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Andrew Maynard Topics




Hacking the world, public health style

by Andrew Maynard

What has the Maker Movement got to do with public health? Quite a lot as it turns out, as I explore in the latest Risk Bites video.  This in turn was inspired by being invited to talk at the inaugural We Make Health Fest in Ann Arbor (August 16 – please join us if you can!).



When risk gets personal

by Andrew Maynard

When you’re facing a life or death situation, what do the odds mean – to you personally?  As Brian Zikmund-Fisher from the University of Michigan School of Public Health pointed out to Robert Siegel on NPR yesterday, “We’re never 95 percent alive. We either live or die. We experience outcomes”. 



The gathering storm of lab safety: Pathogen safety in federal labs

by Andrew Maynard

Over the past few weeks, revelations of potentially dangerous errors in US federal labs handling pathogens have placed health and safety high on the national agenda.  In June, the US Centers for Disease Control and Prevention (CDC) announced as many as 75 of its staff may have been exposed to anthrax due to safety issues at one of its labs.  At the beginning of July, vials of smallpox virus were found in an unsecured room at the National Institutes of Health (NIH). Then earlier this week came the revelation that in the same room were over 300 vials containing pathogens such as dengue virus, influenza, and the bacterium that causes Q fever.



How safe is the world’s darkest material?

by Andrew Maynard

Over the past few days, the interweb’s been awash with virtual “oohs” and “ahs” over Surrey Nanosystems’ carbon nanotube-based Vantablack coating.  The material – which absorbs over 99.9% of light falling onto it and is claimed to be the world’s darkest material – is made up of a densely packed “forest” of vertically aligned carbon nanotubes (see the image below).  In fact the name “vanta” stands for Vertically Aligned NanoTube Array.



Responsible innovation key to the success of emerging technologies

by Andrew Maynard

The World Economic Forum’s Global Agenda Council on Emerging Technologies on February 25, 2014 released its annual list of breakthrough technologies. The list highlights 10 trends in technological advancement that could offer innovative solutions to a range of pressing global challenges.  As a member of the council that compiles the list each year, I’m excited to see technologies here that could be truly transformative.  At the same time, realizing the benefits they offer will require a good dose of responsible innovation mixed in with the technologies each trend represents.



Do we need a better definition for synthetic biology?

by Andrew Maynard

Jim Thomas of the ETC Group has just posted a well reasoned article on the Guardian website  on the challenges of defining the the emerging technology of “synthetic biology”.  The article is the latest in a series of exchanges addressing the potential risks of the technology and its effective regulation.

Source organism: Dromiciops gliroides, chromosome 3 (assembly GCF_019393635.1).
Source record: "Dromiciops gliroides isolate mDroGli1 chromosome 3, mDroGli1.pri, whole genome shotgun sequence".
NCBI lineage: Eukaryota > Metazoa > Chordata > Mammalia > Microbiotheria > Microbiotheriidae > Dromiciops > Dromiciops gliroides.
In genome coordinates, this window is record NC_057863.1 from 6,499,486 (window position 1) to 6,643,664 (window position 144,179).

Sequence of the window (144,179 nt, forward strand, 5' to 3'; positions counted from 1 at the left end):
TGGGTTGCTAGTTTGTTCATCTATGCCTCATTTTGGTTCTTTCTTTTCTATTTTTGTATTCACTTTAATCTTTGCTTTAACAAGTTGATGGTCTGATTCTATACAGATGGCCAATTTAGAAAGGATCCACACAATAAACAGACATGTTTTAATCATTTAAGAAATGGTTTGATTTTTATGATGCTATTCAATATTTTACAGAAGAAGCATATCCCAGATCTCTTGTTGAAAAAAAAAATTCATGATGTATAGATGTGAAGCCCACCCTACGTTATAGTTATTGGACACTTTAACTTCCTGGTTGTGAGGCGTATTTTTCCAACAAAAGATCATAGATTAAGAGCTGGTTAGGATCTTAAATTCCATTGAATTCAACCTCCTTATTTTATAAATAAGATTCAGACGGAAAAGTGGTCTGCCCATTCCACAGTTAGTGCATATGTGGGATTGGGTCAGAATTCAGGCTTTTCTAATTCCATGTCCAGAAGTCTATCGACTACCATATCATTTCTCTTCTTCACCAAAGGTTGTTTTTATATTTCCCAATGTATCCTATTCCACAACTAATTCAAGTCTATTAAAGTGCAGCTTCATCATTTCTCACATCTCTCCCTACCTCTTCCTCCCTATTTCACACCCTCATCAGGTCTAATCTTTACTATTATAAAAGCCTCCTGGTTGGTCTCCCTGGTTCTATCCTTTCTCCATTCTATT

Nanojuice for GI tract imaging – is it safe?

by Andrew Maynard

Over the past few days, my news and social media streams have been inundated by articles on “nanojuice”.  The “juice” – developed by researchers at the University of Buffalo and published in the journal Nature Nanotechnology – is a suspension of light-absorbing nanoparticles which, when drunk (and only mice have had this privilege so far), allow an unprecedented level of real-time imaging of the small intestine.  It also presents an unusual series of safety challenges as the particles are designed to be intentionally ingested.



Nanoparticles in Dunkin’ Donuts? Do the math!

by Andrew Maynard

Over the past couple of years a number of articles have been posted claiming that we’re eating more food products containing nanoparticles than we know (remember this piece from a couple of weeks ago?).  One of the latest appeared on The Guardian website yesterday with the headline “Activists take aim at nanomaterials in Dunkin’ Donuts” (thanks to @HilarySutcliffe for the tip-off).  



Geeking Out on the Science of Risk

by Andrew Maynard

Danger and death are part and parcel of being alive. But with a few notable exceptions, it’s hard to find straightforward information online on how to make sense of stuff that potentially threaten our health and wellbeing. Which is a pity, because as well as being important for making smart decisions, there’s some really cool science behind how what we touch, breathe, eat, or otherwise come into contact with affects our health.



Talk to the Hand: Risk Bites, six months on

by Andrew Maynard

Risk Bites was originally conceived as a way of pulling some rather cool insights into the science behind human health risks out of dusty halls of academia and into the real world. Watching the meteoric rise of YouTube science channels like MinutePhysics and SciShow, I couldn’t help wondering why universities weren’t having the same success with the medium, and whether there was a way of bridging the gap between the educational establishment, and the online education counterculture.



Carbon nanotubes as a potent cancer promoter – new data from NIOSH

by Andrew Maynard

On Monday, the National Institute for Occupational Safety released new data on the potential role multi-walled carbon nanotubes play as a cancer-promoter – a substance that promotes the development of cancer in the presence of a carcinogen.



Top 10 Most Promising Technology Trends 2013, from the World Economic Forum

by Andrew Maynard

The World Economic Forum Global Agenda Council on Emerging Technologies has just published its annual list of the top ten emerging technology trends.  Based on expert assessment from council members and others, the list provides insight into technologies that have the potential to have a significant economic and social impact in the near to mid term.



At the frontiers of the science of health risk – five areas to watch